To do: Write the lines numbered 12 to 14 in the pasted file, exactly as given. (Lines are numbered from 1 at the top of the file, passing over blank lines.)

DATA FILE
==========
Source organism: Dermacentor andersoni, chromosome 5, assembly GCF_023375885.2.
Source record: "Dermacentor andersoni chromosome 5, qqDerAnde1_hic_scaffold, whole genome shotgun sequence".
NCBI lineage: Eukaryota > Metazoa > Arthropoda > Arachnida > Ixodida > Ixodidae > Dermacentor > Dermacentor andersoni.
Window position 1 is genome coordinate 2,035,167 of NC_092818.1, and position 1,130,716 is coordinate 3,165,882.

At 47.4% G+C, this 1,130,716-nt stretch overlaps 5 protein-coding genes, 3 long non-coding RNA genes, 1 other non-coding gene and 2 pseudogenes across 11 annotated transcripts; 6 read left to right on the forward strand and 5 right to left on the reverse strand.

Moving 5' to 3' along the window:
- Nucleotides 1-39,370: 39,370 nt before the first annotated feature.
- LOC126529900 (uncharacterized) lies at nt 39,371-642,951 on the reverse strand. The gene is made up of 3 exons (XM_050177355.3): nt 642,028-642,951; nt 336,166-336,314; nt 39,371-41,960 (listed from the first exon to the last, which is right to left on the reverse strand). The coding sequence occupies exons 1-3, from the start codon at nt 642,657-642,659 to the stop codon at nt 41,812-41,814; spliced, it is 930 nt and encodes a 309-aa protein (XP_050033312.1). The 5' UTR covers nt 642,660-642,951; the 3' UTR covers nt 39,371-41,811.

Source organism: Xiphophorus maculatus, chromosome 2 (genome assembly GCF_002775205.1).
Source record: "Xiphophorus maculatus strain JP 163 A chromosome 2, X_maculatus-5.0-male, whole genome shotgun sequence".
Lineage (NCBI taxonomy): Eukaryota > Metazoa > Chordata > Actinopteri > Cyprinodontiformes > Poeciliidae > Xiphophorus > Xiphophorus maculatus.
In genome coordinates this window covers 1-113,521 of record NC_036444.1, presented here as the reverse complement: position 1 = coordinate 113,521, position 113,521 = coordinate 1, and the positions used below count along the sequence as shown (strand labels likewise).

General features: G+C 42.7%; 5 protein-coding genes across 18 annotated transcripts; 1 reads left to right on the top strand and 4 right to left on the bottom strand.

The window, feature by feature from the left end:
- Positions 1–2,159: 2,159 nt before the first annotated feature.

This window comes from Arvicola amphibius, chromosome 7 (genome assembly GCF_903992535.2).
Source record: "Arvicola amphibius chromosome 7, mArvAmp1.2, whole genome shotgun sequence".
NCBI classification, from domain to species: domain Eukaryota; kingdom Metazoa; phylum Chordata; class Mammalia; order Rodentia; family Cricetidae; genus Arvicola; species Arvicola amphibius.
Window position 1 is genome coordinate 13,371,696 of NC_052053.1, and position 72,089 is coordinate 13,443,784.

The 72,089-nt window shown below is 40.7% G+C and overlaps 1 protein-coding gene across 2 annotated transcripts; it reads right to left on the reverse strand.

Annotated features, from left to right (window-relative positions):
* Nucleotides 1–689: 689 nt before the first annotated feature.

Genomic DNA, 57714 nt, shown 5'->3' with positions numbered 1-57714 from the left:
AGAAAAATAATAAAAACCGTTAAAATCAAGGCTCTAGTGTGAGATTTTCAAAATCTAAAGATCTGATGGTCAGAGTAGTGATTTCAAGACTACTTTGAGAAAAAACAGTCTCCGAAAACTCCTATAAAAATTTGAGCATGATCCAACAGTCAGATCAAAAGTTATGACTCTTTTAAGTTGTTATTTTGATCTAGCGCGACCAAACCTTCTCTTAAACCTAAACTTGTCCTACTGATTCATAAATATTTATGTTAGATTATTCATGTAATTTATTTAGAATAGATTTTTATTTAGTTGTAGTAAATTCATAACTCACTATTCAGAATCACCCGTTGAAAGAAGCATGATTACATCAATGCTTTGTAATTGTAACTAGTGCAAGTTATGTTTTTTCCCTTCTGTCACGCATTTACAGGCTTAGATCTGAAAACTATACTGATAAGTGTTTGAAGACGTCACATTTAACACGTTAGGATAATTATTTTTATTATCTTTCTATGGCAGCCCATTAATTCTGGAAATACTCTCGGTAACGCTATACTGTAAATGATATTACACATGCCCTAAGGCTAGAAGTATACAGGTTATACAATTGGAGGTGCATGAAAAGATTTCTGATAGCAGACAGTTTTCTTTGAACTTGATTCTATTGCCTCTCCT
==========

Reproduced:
In genome coordinates this window covers 1-113,521 of record NC_036444.1, presented here as the reverse complement: position 1 = coordinate 113,521, position 113,521 = coordinate 1, and the positions used below count along the sequence as shown (strand labels likewise).

General features: G+C 42.7%; 5 protein-coding genes across 18 annotated transcripts; 1 reads left to right on the top strand and 4 right to left on the bottom strand.

The window, feature by feature from the left end: